How Many Ducks Can You Keep in Your Freezer?

By author of The Duck Blog

Does goose sausage count toward your legal possession limit? Yes. We asked a federal game warden to clarify

Every duck hunter loves a full strap, but some are unclear about how many birds they can keep in possession. Photo by Austin Ross

Of all the waterfowling misconceptions perpetuated by social media and barstool banter, confusion about possession limits might be the most perplexing.

Online questions about how many ducks or geese you can keep in your fridge or freezer often prompt wildly varying responses, such as: “Three times the daily limit plus all the sausage you want,” or, “As many as you dang well like.”

Neither is correct, of course. To cut through the obfuscation, we asked a federal law-enforcement official to clarify.

“Possession limits should be thought of as the number of birds a person can own,” said Patrick Lund, resident U.S. Fish and Wildlife Service agent in charge for Iowa, Minnesota, and Wisconsin. “It is distinguishable from custody, which is similar to control. Possession limits were created to keep people from hoarding migratory game birds and are still important for that purpose.”

Possession limits are set by the flyways and approved by the Fish and Wildlife Service. They’re published in the federal register each year. In recent years, most flyways increased the possession limit from two times the daily bag limit to three times the daily bag limit. (Some state limits might be more restrictive.) So, a hunter in the Mississippi Flyway could shoot his daily bag limit of six gadwalls three consecutive days and legally keep those 18 birds in his freezer as his possession limit. However, if he hunted on the fourth day and shot a duck, he’d exceed his legal possession limit by having 19 birds. And like bag limits, possession limits are broken down by species. The Mississippi Flyway has a four-mallard bag limit, so the mallard possession limit is 12. Likewise, it has a bag limit of three wood ducks, so that possession limit is nine. Of course, you could still have 18 ducks in aggregate (say 10 mallards and eight woodies) and remain legal.

Processed migratory game birds still count toward one’s possession limit.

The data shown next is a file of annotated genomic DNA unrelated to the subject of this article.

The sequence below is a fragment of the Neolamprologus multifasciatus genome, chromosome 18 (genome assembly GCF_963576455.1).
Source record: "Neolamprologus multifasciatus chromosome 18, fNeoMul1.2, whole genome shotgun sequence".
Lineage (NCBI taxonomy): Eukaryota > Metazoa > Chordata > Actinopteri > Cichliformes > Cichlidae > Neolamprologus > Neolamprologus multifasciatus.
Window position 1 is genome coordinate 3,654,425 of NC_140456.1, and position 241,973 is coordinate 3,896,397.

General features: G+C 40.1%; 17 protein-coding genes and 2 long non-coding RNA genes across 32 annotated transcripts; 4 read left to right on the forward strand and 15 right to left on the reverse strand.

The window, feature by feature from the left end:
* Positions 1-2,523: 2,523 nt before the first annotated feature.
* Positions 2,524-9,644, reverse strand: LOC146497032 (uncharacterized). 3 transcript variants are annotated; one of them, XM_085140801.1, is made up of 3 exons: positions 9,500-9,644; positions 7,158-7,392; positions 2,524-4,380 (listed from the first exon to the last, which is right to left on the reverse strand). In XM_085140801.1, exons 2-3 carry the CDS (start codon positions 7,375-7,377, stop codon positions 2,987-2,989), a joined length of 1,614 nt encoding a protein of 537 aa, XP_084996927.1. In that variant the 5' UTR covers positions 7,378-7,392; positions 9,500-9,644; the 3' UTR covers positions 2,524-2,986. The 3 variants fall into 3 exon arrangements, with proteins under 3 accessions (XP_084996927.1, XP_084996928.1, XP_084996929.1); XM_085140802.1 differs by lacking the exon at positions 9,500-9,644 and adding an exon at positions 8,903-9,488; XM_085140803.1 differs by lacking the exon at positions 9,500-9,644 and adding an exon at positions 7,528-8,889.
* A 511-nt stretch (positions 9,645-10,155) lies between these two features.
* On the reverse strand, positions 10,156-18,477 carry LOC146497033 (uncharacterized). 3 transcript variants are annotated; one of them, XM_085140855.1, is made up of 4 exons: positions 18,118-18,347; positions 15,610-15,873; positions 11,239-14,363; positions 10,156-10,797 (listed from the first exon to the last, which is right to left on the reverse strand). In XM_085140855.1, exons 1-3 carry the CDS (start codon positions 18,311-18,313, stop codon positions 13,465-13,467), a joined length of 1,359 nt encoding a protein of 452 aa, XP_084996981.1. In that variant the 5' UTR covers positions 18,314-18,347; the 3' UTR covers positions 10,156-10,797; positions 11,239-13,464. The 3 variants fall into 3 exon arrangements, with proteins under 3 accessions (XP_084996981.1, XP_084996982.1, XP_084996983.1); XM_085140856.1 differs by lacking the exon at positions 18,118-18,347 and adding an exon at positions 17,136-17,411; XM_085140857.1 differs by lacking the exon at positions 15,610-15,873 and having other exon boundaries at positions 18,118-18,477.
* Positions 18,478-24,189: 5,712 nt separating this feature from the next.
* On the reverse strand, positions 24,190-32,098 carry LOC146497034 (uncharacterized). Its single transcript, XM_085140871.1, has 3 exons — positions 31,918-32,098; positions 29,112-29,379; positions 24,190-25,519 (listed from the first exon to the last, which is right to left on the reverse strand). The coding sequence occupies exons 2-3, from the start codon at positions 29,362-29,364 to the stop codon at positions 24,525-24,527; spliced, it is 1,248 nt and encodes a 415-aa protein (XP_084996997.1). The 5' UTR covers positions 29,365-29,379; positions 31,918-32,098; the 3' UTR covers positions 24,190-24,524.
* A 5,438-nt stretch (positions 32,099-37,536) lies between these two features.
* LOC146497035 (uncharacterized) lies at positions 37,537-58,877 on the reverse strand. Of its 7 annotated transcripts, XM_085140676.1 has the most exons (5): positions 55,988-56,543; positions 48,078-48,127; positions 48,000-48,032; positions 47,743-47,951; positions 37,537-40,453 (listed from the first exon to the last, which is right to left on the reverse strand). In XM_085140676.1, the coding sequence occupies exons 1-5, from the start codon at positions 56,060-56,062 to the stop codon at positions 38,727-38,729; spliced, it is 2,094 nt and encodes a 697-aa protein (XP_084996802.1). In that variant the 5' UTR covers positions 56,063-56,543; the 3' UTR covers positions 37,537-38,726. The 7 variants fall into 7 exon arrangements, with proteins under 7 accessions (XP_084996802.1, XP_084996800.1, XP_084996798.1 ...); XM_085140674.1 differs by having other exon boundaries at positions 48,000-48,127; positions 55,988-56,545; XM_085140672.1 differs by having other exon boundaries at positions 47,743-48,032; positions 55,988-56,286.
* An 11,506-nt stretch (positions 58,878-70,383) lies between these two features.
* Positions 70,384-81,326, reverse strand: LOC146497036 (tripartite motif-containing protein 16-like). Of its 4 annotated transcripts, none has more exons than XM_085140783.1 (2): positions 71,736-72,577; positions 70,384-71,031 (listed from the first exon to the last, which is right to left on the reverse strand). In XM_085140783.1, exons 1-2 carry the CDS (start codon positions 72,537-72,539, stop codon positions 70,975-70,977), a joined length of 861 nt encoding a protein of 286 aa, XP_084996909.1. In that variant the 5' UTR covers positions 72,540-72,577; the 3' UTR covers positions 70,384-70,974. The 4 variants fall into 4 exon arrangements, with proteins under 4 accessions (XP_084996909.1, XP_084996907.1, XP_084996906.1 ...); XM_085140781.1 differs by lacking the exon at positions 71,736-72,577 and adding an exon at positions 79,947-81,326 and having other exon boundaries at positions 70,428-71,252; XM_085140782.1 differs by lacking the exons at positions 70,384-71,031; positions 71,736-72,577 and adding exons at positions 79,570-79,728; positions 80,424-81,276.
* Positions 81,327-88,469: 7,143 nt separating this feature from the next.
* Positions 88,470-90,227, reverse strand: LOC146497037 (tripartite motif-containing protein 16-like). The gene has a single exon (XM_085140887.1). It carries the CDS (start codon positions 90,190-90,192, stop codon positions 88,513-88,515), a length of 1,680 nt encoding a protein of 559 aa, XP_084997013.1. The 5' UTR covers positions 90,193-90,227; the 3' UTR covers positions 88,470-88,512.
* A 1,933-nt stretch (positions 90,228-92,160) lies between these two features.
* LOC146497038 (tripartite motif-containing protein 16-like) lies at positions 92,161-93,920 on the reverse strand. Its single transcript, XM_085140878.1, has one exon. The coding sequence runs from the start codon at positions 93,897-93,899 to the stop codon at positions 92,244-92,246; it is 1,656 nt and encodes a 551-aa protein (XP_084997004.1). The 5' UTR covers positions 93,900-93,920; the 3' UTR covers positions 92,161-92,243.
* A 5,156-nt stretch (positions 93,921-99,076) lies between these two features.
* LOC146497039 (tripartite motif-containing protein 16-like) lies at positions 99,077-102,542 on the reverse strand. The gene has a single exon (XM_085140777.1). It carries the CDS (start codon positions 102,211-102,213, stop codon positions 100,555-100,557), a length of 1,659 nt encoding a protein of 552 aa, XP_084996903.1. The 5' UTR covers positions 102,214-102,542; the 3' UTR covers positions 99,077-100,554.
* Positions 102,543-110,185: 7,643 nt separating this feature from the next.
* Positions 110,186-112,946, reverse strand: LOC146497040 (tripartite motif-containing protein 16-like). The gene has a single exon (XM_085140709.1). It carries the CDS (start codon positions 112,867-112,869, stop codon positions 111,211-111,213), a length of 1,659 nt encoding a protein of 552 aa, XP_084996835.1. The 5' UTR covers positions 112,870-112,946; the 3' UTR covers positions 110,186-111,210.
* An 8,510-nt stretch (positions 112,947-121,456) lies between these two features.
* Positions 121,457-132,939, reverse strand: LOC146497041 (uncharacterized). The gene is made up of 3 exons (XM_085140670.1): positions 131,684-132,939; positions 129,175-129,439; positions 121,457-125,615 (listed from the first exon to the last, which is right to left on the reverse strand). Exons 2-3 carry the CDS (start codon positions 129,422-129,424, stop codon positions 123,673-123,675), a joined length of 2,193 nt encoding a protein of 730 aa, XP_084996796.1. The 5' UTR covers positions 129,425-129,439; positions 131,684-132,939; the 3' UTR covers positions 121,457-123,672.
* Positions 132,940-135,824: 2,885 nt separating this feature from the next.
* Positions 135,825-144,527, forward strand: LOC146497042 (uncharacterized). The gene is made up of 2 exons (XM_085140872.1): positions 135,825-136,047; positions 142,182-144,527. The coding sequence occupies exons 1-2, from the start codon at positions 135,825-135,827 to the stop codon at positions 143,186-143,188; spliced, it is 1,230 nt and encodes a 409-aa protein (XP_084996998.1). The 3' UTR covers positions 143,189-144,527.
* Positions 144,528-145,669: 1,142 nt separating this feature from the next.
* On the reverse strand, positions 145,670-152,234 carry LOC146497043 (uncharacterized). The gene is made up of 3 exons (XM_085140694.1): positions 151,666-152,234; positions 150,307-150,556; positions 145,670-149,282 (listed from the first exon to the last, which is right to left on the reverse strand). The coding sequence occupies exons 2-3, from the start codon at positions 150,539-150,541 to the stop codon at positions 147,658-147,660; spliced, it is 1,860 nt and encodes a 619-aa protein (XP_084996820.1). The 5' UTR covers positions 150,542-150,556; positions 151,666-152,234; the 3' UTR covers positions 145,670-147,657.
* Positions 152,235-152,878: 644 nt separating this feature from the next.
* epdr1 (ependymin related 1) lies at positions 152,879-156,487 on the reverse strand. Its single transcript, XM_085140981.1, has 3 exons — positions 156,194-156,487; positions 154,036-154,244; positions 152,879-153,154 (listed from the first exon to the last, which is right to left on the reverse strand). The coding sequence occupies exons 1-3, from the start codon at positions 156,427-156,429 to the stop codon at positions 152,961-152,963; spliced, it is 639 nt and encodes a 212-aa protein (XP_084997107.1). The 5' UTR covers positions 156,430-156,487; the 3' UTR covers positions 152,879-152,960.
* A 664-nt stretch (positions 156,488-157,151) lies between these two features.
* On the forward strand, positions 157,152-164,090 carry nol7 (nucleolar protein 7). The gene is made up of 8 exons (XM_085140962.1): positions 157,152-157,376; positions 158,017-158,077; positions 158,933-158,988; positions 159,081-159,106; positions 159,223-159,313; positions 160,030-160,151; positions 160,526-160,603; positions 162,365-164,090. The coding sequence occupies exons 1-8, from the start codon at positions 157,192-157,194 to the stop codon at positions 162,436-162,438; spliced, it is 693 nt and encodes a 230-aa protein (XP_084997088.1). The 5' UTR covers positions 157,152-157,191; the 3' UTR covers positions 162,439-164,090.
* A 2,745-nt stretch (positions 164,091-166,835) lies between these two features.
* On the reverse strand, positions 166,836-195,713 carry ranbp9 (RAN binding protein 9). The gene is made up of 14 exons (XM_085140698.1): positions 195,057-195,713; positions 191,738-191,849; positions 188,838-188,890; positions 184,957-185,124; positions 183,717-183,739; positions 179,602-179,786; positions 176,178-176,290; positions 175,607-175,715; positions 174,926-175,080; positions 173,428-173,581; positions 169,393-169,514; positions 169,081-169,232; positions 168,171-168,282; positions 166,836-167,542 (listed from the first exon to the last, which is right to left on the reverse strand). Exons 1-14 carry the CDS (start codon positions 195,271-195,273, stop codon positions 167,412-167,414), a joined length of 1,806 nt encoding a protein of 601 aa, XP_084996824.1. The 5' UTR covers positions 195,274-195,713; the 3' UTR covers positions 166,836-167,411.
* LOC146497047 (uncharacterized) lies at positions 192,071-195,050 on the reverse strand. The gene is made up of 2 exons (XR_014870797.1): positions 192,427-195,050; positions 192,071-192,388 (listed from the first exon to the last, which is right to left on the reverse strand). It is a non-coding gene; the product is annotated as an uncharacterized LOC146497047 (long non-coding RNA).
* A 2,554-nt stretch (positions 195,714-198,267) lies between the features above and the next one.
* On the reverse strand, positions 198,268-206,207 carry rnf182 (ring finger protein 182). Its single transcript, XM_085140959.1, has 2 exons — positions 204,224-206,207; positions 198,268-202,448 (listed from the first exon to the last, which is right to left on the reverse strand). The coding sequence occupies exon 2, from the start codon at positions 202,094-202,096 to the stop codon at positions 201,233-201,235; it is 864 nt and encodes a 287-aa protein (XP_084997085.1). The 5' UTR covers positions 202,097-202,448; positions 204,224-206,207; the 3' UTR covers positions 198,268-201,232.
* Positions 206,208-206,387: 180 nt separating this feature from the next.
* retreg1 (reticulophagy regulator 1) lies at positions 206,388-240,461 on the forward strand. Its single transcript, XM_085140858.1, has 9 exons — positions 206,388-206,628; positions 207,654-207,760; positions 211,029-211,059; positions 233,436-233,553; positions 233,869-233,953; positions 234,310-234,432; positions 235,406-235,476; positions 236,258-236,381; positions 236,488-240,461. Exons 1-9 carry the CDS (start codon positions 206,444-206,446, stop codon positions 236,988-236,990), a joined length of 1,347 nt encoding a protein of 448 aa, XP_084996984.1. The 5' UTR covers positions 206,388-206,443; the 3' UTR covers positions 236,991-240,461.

Some hunters mistakenly believe that processing birds into sausage, hot sticks or other items removes them from their possession limit, allowing the hunters to take more ducks or geese. Lund stressed that’s not true.

“Processing migratory game birds does not terminate possession,” he said. “Therefore, processed migratory game birds still count toward one’s possession limit.”

In other words, if you grind the breasts of 18 goldeneyes into jerky or sausage, that product still counts as 18 ducks. And if you then shoot more ducks, you’ve exceeded your limit.

A few folks also question how possession ends and when a duck or goose is considered to no longer be in possession. Lund said the regulation reads: “The possession of birds taken by any hunter shall be deemed to have ceased when such birds have been delivered by him to another person as a gift; or have been delivered by him to a post office, a common carrier or a migratory bird preservation facility and consigned for transport by the Postal Service or a common carrier to some person other than the hunter.”

“You may notice that consuming birds is not specifically listed as a method of terminating possession,” Lund said. “However, we have considered it implied and that consuming a bird terminates possession.”

So basically, you must consume or gift a bird for possession to cease.

Some hunters criticize possession limits as being outdated and suggest that they make it difficult to remain legal during long road trips. The latter might hold a hint of truth, but there’s an easy solution: Eat your ducks or geese as soon as possible after shooting them. Or give some to local landowners to say thanks. That lets you enjoy or share one of nature’s great culinary treats and keeps you legal to hunt the next day.

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